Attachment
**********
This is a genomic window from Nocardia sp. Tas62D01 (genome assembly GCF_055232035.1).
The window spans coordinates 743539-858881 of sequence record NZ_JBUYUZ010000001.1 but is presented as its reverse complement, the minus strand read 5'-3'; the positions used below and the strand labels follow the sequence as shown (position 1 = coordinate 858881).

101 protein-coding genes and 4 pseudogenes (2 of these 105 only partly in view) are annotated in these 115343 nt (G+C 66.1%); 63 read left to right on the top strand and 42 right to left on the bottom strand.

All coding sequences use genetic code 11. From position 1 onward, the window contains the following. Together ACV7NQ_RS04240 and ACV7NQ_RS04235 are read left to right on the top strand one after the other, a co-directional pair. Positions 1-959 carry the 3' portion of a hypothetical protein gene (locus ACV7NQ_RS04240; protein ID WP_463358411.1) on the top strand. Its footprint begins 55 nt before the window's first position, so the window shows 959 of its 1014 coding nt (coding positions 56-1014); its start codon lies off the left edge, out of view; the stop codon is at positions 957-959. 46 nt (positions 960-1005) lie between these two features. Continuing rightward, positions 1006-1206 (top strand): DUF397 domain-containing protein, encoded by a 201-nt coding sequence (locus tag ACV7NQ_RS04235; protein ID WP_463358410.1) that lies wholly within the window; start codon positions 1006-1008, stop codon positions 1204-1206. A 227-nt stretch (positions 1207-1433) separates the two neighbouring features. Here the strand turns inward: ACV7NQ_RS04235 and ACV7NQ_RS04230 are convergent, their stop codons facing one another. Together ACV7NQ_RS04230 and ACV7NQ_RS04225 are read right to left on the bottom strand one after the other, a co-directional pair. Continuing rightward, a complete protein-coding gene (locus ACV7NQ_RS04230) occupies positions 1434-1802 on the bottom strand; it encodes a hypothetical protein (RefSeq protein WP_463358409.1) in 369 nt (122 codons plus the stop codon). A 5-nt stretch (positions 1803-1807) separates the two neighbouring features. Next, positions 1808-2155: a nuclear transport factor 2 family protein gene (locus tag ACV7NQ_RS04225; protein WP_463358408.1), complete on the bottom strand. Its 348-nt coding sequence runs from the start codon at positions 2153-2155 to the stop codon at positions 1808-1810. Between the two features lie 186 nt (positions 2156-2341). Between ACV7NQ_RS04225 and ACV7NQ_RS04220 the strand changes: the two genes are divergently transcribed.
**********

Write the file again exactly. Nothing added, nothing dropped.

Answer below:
This is a genomic window from Nocardia sp. Tas62D01 (genome assembly GCF_055232035.1).
The window spans coordinates 743539-858881 of sequence record NZ_JBUYUZ010000001.1 but is presented as its reverse complement, the minus strand read 5'-3'; the positions used below and the strand labels follow the sequence as shown (position 1 = coordinate 858881).

101 protein-coding genes and 4 pseudogenes (2 of these 105 only partly in view) are annotated in these 115343 nt (G+C 66.1%); 63 read left to right on the top strand and 42 right to left on the bottom strand.

All coding sequences use genetic code 11. From position 1 onward, the window contains the following. Together ACV7NQ_RS04240 and ACV7NQ_RS04235 are read left to right on the top strand one after the other, a co-directional pair. Positions 1-959 carry the 3' portion of a hypothetical protein gene (locus ACV7NQ_RS04240; protein ID WP_463358411.1) on the top strand. Its footprint begins 55 nt before the window's first position, so the window shows 959 of its 1014 coding nt (coding positions 56-1014); its start codon lies off the left edge, out of view; the stop codon is at positions 957-959. 46 nt (positions 960-1005) lie between these two features. Continuing rightward, positions 1006-1206 (top strand): DUF397 domain-containing protein, encoded by a 201-nt coding sequence (locus tag ACV7NQ_RS04235; protein ID WP_463358410.1) that lies wholly within the window; start codon positions 1006-1008, stop codon positions 1204-1206. A 227-nt stretch (positions 1207-1433) separates the two neighbouring features. Here the strand turns inward: ACV7NQ_RS04235 and ACV7NQ_RS04230 are convergent, their stop codons facing one another. Together ACV7NQ_RS04230 and ACV7NQ_RS04225 are read right to left on the bottom strand one after the other, a co-directional pair. Continuing rightward, a complete protein-coding gene (locus ACV7NQ_RS04230) occupies positions 1434-1802 on the bottom strand; it encodes a hypothetical protein (RefSeq protein WP_463358409.1) in 369 nt (122 codons plus the stop codon). A 5-nt stretch (positions 1803-1807) separates the two neighbouring features. Next, positions 1808-2155: a nuclear transport factor 2 family protein gene (locus tag ACV7NQ_RS04225; protein WP_463358408.1), complete on the bottom strand. Its 348-nt coding sequence runs from the start codon at positions 2153-2155 to the stop codon at positions 1808-1810. Between the two features lie 186 nt (positions 2156-2341). Between ACV7NQ_RS04225 and ACV7NQ_RS04220 the strand changes: the two genes are divergently transcribed.